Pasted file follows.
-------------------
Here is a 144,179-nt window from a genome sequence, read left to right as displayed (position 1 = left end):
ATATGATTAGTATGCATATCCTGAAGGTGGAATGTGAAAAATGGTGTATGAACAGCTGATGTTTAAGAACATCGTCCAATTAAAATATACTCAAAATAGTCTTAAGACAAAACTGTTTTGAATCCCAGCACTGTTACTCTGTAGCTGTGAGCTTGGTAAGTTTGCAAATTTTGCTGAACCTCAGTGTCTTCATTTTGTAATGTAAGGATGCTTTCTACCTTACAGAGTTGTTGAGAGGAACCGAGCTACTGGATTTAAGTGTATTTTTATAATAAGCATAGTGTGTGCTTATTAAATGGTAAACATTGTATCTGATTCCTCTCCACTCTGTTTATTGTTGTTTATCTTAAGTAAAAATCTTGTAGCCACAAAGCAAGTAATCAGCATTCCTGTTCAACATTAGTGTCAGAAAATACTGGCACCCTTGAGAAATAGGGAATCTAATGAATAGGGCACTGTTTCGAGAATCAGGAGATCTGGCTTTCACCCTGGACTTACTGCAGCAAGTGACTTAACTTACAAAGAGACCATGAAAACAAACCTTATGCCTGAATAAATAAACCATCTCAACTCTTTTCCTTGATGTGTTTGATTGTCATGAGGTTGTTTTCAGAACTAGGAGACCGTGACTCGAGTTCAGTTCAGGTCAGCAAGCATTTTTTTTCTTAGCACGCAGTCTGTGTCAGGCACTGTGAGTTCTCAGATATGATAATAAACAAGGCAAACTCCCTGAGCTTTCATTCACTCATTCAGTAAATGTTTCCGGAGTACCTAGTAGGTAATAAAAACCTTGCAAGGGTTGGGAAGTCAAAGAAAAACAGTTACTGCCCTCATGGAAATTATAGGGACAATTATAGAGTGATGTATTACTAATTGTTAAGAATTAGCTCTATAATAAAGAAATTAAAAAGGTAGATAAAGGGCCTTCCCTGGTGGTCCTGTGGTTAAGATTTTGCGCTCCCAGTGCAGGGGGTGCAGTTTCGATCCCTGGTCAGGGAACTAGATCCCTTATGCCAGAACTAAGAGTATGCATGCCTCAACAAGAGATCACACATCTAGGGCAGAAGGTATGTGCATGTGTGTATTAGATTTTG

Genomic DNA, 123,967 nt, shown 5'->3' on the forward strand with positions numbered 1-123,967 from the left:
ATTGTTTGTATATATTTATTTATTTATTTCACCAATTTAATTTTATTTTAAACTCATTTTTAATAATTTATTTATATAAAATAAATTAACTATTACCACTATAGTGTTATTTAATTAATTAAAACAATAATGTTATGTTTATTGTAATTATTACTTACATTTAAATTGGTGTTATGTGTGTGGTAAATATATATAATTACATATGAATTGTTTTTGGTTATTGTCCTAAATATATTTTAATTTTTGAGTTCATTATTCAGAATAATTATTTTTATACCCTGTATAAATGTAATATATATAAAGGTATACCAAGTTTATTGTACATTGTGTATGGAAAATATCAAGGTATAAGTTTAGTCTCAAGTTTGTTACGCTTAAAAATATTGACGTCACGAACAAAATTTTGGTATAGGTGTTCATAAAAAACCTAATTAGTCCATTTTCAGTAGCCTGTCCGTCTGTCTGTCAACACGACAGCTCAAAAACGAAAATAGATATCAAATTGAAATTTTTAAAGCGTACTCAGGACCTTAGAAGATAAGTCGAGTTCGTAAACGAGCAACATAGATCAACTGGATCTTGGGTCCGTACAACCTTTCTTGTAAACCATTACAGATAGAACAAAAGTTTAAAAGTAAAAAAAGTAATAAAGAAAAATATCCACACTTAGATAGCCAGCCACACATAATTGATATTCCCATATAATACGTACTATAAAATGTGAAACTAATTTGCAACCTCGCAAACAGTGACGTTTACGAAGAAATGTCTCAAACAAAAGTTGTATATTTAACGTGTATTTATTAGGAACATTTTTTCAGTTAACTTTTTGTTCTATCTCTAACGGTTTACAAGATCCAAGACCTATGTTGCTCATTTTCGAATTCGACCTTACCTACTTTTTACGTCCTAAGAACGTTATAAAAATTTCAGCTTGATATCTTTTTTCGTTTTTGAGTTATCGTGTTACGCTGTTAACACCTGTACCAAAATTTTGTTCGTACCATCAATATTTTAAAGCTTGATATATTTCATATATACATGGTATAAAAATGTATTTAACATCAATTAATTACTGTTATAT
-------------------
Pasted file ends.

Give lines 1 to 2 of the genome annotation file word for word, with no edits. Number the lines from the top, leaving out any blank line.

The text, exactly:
Here is a 144,179-nt window from a genome sequence, read left to right as displayed (position 1 = left end):
ATATGATTAGTATGCATATCCTGAAGGTGGAATGTGAAAAATGGTGTATGAACAGCTGATGTTTAAGAACATCGTCCAATTAAAATATACTCAAAATAGTCTTAAGACAAAACTGTTTTGAATCCCAGCACTGTTACTCTGTAGCTGTGAGCTTGGTAAGTTTGCAAATTTTGCTGAACCTCAGTGTCTTCATTTTGTAATGTAAGGATGCTTTCTACCTTACAGAGTTGTTGAGAGGAACCGAGCTACTGGATTTAAGTGTATTTTTATAATAAGCATAGTGTGTGCTTATTAAATGGTAAACATTGTATCTGATTCCTCTCCACTCTGTTTATTGTTGTTTATCTTAAGTAAAAATCTTGTAGCCACAAAGCAAGTAATCAGCATTCCTGTTCAACATTAGTGTCAGAAAATACTGGCACCCTTGAGAAATAGGGAATCTAATGAATAGGGCACTGTTTCGAGAATCAGGAGATCTGGCTTTCACCCTGGACTTACTGCAGCAAGTGACTTAACTTACAAAGAGACCATGAAAACAAACCTTATGCCTGAATAAATAAACCATCTCAACTCTTTTCCTTGATGTGTTTGATTGTCATGAGGTTGTTTTCAGAACTAGGAGACCGTGACTCGAGTTCAGTTCAGGTCAGCAAGCATTTTTTTTCTTAGCACGCAGTCTGTGTCAGGCACTGTGAGTTCTCAGATATGATAATAAACAAGGCAAACTCCCTGAGCTTTCATTCACTCATTCAGTAAATGTTTCCGGAGTACCTAGTAGGTAATAAAAACCTTGCAAGGGTTGGGAAGTCAAAGAAAAACAGTTACTGCCCTCATGGAAATTATAGGGACAATTATAGAGTGATGTATTACTAATTGTTAAGAATTAGCTCTATAATAAAGAAATTAAAAAGGTAGATAAAGGGCCTTCCCTGGTGGTCCTGTGGTTAAGATTTTGCGCTCCCAGTGCAGGGGGTGCAGTTTCGATCCCTGGTCAGGGAACTAGATCCCTTATGCCAGAACTAAGAGTATGCATGCCTCAACAAGAGATCACACATCTAGGGCAGAAGGTATGTGCATGTGTGTATTAGATTTTG